As she talked the color went out of her lips and face. Her experience of the spinal was clouded by the coldness of the room and the warmth of her nurse’s hands. She was happy to be able to watch and she remembered the mirror. She watched as her prince as plucked from the warmth of her body to the cold of the world. She saw her stomach open and admired the hands of her surgeon. She watched to make sure all the layers were closed. While she watch her view started to get cloudy and her chest felt heavy. She quickly became aware of the beeping over her shoulder. She started to feel the approaching nausea and caught a glimpse of the heart monitor as the number fell slowly from 35 to less than 30. As her vision continued to get darker she could hear a sudden piercing sound and then blackness. She then awoke to the bright lights of the operating room and returned to watching her doctor close all the layers of her abdomen. It was all over and she was happy for it. Her prince was safe and warm in her arms.

“All I could think of for the next day was how beautiful he was,” she said.

I shook my head in understanding and lost all the questions I was contemplating. As she continued I notice that the baby had fallen asleep with his little fingers wrapped around mommy’s pinky. She did not seem as comfortable as he was and as she continued to speak I understood why. Her birthing experience was not as she had expected. For the first 48 hours she was great, but then she started to have moments of “haze” when she just could not remember or hear people around her. The first time it happened she was being taught how to breast feed by the lactation consultant. She was in a “haze” and did not hear the instructions being given to her. She continued to ask her consultant to repeat.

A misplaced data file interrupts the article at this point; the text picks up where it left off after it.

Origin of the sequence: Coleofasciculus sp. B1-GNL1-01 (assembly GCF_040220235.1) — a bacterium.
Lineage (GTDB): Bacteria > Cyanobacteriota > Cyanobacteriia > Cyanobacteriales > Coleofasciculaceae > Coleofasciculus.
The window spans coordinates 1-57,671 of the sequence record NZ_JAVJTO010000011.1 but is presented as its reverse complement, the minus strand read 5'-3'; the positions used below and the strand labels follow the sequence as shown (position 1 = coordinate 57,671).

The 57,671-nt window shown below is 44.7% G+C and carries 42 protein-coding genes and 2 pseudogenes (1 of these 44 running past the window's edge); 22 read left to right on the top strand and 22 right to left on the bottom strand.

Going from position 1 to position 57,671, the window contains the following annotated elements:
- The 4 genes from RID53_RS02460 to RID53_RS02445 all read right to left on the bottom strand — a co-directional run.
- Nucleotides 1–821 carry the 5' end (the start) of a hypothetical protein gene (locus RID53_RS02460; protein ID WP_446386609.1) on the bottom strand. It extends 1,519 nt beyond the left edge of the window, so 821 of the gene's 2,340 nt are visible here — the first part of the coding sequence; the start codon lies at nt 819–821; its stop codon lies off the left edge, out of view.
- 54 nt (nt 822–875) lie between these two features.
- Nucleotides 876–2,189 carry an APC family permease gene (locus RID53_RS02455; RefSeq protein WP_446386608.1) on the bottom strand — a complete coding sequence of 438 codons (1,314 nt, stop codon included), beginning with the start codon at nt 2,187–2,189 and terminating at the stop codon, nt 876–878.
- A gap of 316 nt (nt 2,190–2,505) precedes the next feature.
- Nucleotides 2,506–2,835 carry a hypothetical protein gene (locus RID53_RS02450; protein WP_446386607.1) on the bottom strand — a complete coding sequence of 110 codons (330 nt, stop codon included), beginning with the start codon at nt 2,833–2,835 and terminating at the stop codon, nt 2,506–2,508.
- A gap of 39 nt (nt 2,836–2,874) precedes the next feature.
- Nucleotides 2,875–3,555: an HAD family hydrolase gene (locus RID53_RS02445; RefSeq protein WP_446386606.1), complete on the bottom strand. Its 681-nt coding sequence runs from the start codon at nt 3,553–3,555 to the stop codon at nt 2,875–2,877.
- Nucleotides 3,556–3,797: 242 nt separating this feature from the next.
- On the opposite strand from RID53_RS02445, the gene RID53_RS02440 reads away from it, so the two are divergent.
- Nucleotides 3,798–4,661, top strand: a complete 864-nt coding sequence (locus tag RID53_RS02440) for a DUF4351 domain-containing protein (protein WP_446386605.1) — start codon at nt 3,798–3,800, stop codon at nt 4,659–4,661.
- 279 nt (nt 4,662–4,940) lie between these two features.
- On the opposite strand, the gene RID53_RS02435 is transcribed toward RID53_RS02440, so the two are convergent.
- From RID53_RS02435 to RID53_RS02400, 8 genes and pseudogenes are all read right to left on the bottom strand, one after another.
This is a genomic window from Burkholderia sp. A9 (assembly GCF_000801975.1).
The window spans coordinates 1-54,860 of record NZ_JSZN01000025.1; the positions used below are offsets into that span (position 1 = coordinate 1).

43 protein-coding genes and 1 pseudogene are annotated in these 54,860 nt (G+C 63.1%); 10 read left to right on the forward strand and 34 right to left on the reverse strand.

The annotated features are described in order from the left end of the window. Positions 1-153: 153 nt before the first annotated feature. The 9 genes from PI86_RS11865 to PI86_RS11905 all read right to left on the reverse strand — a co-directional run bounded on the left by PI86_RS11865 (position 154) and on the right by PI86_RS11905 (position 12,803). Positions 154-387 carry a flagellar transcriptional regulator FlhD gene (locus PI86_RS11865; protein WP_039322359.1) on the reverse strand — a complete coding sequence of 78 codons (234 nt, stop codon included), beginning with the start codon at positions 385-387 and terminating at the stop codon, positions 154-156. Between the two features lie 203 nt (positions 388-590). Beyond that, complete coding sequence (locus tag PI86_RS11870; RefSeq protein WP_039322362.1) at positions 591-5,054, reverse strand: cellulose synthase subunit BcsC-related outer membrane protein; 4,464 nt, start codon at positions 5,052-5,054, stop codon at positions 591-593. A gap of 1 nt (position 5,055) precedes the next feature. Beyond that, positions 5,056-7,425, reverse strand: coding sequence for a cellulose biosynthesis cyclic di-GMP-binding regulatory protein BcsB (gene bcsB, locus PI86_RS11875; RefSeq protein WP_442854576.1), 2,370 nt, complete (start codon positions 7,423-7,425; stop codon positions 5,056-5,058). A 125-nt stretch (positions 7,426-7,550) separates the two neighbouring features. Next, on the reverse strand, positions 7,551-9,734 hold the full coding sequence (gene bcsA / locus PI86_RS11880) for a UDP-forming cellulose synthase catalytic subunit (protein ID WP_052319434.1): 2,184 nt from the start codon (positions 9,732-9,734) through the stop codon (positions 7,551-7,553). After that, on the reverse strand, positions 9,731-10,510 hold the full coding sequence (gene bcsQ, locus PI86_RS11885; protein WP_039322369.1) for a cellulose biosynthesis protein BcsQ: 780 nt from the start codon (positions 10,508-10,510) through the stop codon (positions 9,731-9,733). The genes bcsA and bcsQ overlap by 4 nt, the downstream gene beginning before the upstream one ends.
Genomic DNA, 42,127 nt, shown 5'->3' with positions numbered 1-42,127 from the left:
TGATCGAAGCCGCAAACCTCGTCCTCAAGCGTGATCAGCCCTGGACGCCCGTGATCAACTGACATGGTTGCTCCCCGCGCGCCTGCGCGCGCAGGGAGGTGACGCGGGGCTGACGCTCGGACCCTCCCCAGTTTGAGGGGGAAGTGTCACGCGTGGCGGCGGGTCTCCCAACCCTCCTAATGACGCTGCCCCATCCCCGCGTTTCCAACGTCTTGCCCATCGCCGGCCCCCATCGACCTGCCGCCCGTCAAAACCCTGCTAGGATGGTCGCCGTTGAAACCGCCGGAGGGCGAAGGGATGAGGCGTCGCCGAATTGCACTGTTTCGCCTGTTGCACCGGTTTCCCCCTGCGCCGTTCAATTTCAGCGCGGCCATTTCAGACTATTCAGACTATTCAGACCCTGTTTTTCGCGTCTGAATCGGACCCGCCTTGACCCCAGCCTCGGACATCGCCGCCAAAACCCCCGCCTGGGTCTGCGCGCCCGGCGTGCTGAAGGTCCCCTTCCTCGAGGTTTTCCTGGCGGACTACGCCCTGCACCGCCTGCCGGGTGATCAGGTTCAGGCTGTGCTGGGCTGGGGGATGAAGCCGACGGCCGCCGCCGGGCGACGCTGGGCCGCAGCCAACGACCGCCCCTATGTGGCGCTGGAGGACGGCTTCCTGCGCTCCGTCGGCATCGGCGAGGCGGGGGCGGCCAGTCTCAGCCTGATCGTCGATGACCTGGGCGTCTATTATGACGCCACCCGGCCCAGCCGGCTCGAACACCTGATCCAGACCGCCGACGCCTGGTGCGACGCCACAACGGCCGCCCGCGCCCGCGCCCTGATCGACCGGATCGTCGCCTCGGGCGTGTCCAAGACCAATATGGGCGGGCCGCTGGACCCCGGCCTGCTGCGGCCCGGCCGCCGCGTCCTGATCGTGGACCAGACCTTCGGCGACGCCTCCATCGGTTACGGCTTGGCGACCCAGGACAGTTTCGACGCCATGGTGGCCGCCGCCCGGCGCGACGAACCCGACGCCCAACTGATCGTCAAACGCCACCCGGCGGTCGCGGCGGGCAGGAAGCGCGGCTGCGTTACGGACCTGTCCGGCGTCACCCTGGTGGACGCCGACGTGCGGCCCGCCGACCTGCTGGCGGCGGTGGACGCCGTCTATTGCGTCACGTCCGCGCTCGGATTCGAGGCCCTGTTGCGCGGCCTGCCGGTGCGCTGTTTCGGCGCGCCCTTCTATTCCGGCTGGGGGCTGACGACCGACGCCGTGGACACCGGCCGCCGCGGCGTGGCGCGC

Her husband had returned to work and had not noticed anything different about his wife. He was an active duty soldier and was deployed less than 36 hours after the birth of his first son. She still could feel his hug and kisses, but he had not returned home. Her life was forever changed.

She had become a widow of war and trapped by the trauma of her berthing experience. I listened, but there was no word of comfort that came to mind. I was shocked by her story and lost in her grief.


As a parent I believe that there is no greater task than making sure your children are successful. The obvious next question must be asked, what is your definition of success? I would define success as “knowing what you don’t know”, simply I need them to be self-aware. I have a philosophy about how to get them there. Many disagree with me, but I have my parents to thank for their great example. One of the great things my parents did was the gentle subliminal push toward and appreciation of education as the route to achievement. I remember the extra lessons in grade school, and going to the clinic with my mother. I remember helping sterilize the supplies in her delivery bag. What I don’t remember is any discussion of college or which college or even getting better grades.